Face/ Neck Lift

Facelift/Necklift (Rhytidectomy) - What is a facelift / necklift?, What are the risks of a Facelift/Necklift?, how long is a Facelift/Neckliftsurgery?

Rhytidectomy
FaceLift / Neck Lift

What is a facelift?
Redraping of the skin and soft tissues of the face and neck. Incisions in front of and behind the ears and often beneath the chin allow access to the tissues to be recontoured. The tissues of the face and neck are intimately connected such that to most aggressively contour muscle bands in the neck, the incisions around the ear are utilized. Many patients who inquire about a neck lift but don’t want ‘a face lift’ are educated that both areas are treated by definition due to the connection of the tissues in these areas.


How Long Will Surgery Be?

A face and neck lift take about 4 hours under general anesthesia, longer if combined with fat grafting and/or laser resurfacing.


What Kind of Anesthesia Will I Have?

General anesthesia is used for a facelift because it is safe and very well controlled. West Magnolia Surgery Center, on site at West Magnolia Plastic Surgery, is fully accredited by the AAAHC. Local anesthesia in injected into the incisions once the patient is under anesthesia for enhanced postoperative comfort.


What is facelift recovery Like?

Patients have a small drain that is removed with the sutures on the fourth day after surgery. Incision care is to gently clean with peroxide then a thin layer of Neosporin or Bacitracin twice daily. Patients can shower after the drain is removed. There are no compression dressing or neck straps and many patients have a moderate amount of bruising on the lower part of the neck. Within approximately 2 weeks after surgery, many patients are able to style their hair over incisions and wear makeup. At 4 weeks after surgery, patients are able to resume full physical activity without restriction.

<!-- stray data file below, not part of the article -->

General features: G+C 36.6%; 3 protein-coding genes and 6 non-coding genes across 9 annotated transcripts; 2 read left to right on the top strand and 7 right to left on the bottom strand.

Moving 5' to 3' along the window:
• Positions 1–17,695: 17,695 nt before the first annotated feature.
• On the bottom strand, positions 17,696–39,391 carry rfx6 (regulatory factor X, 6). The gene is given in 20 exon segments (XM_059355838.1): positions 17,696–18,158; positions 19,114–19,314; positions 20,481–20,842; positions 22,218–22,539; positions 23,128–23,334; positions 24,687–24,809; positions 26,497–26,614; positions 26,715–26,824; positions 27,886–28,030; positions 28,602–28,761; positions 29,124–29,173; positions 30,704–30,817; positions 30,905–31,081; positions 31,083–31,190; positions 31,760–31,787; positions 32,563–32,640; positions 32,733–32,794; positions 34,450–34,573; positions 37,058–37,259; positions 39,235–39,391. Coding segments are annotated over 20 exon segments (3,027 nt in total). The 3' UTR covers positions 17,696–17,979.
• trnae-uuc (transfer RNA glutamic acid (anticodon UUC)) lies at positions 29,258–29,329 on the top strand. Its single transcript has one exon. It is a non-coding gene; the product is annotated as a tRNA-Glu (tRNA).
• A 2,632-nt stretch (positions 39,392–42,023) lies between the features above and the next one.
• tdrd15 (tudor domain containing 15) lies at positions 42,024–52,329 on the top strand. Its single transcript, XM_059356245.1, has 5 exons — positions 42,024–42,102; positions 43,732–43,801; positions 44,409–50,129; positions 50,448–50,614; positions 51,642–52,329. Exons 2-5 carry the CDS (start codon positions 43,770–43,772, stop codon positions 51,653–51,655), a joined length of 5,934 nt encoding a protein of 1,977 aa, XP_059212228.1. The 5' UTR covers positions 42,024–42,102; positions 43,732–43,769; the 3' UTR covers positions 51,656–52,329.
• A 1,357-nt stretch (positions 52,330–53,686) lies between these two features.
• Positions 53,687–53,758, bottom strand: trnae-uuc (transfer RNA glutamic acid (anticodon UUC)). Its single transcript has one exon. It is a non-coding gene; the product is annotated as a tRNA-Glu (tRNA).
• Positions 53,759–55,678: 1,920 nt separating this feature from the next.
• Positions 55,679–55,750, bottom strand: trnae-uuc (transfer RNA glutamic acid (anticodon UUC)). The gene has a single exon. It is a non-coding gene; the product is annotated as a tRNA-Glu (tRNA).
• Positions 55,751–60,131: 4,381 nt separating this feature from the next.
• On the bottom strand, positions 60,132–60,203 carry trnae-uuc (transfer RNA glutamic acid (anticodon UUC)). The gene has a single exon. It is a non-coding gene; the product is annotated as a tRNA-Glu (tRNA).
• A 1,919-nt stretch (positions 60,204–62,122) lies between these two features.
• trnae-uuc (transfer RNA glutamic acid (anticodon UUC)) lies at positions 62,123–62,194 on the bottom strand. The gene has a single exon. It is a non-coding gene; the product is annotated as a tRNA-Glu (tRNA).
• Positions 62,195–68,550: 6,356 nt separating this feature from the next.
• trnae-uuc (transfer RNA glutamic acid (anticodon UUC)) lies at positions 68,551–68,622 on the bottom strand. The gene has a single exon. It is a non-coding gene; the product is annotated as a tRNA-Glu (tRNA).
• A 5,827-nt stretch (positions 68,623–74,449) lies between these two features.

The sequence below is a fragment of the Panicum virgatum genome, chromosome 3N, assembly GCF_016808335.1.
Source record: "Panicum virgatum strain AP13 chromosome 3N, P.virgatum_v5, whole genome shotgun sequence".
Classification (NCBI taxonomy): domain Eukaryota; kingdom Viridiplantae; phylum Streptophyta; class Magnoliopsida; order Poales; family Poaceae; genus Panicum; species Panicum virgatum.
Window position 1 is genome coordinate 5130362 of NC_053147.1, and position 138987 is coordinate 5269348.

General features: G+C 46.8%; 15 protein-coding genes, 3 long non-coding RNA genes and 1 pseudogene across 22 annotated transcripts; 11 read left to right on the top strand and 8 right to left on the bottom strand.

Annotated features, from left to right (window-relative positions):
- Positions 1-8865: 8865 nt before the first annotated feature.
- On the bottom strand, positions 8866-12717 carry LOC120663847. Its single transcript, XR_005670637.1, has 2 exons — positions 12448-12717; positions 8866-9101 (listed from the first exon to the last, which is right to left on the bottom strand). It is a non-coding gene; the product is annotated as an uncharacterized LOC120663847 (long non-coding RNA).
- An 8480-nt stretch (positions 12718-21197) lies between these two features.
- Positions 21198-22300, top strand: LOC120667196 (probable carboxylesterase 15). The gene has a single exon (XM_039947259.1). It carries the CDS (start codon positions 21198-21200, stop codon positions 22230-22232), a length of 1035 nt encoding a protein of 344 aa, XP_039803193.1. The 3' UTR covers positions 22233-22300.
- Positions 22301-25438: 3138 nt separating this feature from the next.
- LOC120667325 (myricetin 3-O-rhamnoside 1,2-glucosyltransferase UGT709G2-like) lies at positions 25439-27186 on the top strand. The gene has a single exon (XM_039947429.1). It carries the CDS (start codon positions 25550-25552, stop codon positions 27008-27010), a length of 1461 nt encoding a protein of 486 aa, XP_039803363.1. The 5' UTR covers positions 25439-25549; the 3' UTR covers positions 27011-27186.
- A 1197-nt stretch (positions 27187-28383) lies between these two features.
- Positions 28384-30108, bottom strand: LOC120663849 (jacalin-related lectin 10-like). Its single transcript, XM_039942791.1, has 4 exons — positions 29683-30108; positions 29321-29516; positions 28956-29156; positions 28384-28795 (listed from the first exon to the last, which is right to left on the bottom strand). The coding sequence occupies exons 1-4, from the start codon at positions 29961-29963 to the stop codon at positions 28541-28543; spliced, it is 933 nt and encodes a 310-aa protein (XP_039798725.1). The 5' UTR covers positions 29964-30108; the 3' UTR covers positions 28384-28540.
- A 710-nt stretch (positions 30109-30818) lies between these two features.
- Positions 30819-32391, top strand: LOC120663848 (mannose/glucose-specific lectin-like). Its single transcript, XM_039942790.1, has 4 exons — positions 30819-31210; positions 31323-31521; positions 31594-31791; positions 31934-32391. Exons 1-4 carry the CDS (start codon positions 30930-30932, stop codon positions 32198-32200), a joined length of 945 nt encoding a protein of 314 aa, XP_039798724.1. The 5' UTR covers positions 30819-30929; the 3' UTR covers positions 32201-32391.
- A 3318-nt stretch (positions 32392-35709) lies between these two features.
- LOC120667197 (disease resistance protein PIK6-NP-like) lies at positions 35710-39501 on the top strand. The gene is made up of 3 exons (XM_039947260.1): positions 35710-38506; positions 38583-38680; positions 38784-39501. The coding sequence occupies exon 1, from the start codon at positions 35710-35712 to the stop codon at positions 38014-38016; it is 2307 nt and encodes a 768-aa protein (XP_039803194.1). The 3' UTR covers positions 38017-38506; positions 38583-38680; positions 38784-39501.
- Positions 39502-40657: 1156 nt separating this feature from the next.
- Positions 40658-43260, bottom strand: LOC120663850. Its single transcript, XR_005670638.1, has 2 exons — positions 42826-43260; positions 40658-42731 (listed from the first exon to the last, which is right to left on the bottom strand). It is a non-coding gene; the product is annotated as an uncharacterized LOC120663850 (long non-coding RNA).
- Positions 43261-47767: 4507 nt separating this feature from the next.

What are the risks?

The most significant risk of a face and neck lift is injury to a branch of the facial nerve, specifically the branch that moves the lower lip-the marginal mandibular branch of the facial nerve. Other potential risks include hematoma, infection, injury to the skin and complete or partial loss of the skin flaps.


How do I prepare for surgery?

A preoperative appointment is scheduled approximately 2 weeks prior to surgery. At this time, all consents and recommendations, instructions for before and after surgery are reviewed. A long list of medications to avoid is reviewed and prescriptions are given for postoperative management.  The day before surgery, all patients are called to review final questions, confirm nothing has occurred since the patient was seen at preop that might require rescheduling of the procedure and to finalize arrival time at the facility. All patients are given ample information at the preoperative appointment regarding a time line of what to expect in the recovery process and when.